Bento box better than ban on "junk" food ads

In the UK, we ban “junk” food adverts to get kids more interested in eating healthily.  In Japan, they have the art of  box meals.

Check out the Flickr side of mimiito’s photos  which records the stylish “packed lunches” prepared by one US mum.  Or read the  for this site which is almost poetic: 

apple avocado avocadosalad babybel bbqchicken beefsoboro bento bentoblog broccoli carrots cheese chexmix chickennuggets corn cucumber cucumberandtomatosalad cucumbers curryrice edamame favabeans grapes gyoza hamburger inari ingengomaae ingengomae iridoufu kamaboko kampyomaki llttleplasticbottle littleplasticbottleshapedlikeabunnyrabbit makizushi mango meatballs nashi networkedpublics nikudango onigiri peanutbutterandbananasandwich porkginger potatosalad quaileggs ranch salad shakegohan shakeonigiri smokedsalmonminipitas soba spinachgomae spinachtamagoyaki strawberries sukiyaki swisscheese  arakoonigiri tomatoes torisoboro tunasandwich turkeymeatballs umeboshikonbugohan veggiesticks yakisoba

The reports the bento boxed lunch is an art form – but it can also be fun as well.   There is clearly a lot of love that goes into preparing the meals every day.  Unlike the vast majority of food advertised to children – hence the Committe for Advertising Practice apparently intends to expand the restrictions on “junk” food and drink advertising to under-16s beyond television to cover print, internet, poster and cinema adverts from 1 July (according to the although no story yet on the site).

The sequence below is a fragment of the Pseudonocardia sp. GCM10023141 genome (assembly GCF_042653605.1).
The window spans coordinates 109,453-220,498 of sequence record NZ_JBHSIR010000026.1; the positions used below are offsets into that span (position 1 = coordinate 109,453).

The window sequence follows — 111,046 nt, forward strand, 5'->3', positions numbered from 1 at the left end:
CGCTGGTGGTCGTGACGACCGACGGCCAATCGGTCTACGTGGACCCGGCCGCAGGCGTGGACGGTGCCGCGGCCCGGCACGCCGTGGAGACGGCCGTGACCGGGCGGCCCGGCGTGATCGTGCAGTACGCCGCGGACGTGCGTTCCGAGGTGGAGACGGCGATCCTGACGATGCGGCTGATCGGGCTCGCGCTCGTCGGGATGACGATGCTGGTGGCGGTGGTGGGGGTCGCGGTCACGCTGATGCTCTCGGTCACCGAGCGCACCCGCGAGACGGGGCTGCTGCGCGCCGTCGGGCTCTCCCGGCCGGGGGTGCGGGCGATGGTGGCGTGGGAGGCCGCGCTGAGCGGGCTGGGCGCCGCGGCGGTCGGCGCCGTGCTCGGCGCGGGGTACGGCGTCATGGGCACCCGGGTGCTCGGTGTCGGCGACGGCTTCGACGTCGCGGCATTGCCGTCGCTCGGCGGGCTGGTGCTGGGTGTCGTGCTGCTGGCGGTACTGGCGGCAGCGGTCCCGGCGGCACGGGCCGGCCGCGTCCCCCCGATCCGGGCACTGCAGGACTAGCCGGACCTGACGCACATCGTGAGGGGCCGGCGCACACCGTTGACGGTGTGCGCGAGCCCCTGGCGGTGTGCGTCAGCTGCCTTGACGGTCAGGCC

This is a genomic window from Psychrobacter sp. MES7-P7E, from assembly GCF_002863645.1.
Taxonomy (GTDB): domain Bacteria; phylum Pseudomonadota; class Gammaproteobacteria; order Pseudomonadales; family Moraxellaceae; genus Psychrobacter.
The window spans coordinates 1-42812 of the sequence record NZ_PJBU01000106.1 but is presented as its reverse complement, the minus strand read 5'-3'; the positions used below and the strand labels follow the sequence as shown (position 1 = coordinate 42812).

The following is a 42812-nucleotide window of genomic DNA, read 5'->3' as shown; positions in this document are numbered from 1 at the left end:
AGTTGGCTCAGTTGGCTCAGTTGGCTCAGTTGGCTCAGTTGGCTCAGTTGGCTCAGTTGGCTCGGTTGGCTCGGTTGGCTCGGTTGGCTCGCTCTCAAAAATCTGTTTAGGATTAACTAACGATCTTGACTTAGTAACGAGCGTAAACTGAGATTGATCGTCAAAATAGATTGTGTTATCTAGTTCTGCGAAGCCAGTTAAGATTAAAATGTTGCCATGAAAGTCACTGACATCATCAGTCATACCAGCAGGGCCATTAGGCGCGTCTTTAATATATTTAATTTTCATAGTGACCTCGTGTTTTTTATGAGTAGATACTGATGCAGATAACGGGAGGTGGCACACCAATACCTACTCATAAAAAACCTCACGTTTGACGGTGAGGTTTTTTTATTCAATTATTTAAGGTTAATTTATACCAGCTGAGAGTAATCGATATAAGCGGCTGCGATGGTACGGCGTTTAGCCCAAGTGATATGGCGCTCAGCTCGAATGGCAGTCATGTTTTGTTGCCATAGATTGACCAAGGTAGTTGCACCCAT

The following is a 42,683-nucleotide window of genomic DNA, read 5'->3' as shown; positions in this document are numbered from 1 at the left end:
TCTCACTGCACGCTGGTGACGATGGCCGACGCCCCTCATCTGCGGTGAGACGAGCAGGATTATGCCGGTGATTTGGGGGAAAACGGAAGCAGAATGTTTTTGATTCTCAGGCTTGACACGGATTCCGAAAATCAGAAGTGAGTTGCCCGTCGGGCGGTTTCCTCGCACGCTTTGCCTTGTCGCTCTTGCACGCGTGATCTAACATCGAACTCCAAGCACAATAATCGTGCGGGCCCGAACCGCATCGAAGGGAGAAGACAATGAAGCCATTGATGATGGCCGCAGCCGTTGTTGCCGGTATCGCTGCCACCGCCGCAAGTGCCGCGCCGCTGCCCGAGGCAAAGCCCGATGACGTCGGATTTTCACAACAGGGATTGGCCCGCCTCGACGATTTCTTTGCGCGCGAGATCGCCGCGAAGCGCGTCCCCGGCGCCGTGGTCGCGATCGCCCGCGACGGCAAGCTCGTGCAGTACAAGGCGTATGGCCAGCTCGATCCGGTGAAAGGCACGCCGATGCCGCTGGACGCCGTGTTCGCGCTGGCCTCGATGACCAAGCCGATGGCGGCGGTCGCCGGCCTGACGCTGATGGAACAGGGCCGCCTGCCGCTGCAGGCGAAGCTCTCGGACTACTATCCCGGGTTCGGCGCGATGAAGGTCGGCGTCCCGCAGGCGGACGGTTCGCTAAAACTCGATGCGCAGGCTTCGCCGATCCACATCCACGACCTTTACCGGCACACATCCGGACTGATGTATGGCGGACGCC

Not surprising maybe given that levels of obesity in the latest government Social Trends report show an increase (from 1975 to 2005) among boys aged 2 to 15 in England from 11 per cent to 18 per cent, and among girls of this age from 12 per cent to 18 per cent.

Some other interesting figures show that in this 30 year period consumption of fresh and processed vegetables (excluding potatoes) fell by 4 per cent (and the amount of fresh potatoes and potato products eaten fell by 43 per cent – said to reflect a greater move to pasta and rice).

But we’re apparently increasing our fruit intake – up 60%, mainly reflecting more fresh bananas, grapes, stone fruits and pure fruit juices – but fewer fresh oranges,
apples and tinned fruits.

Now if only more parents prepared such beautiful love tokens as mimiito – I’m sure we could get children more interested in eating well.  See  for inspiration.

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Heather Yaxley PhD

Dr. Heather Yaxley is passionate about sustainable careers, reflective practice and professional development. I am a rhizomatic educator, practitioner, consultant, academic and scholar. As a qualified academic, I teach the CIPR professional qualifications with PR Academy and have experience teaching at various Universities. I run the Motor Industry Public Affairs Association (MIPAA) and my own strategic consultancy. I was awarded by PhD researching Career Strategies in Public Relations by Bournemouth University in 2017. I'm a published author, with books, chapters and academic papers to my name.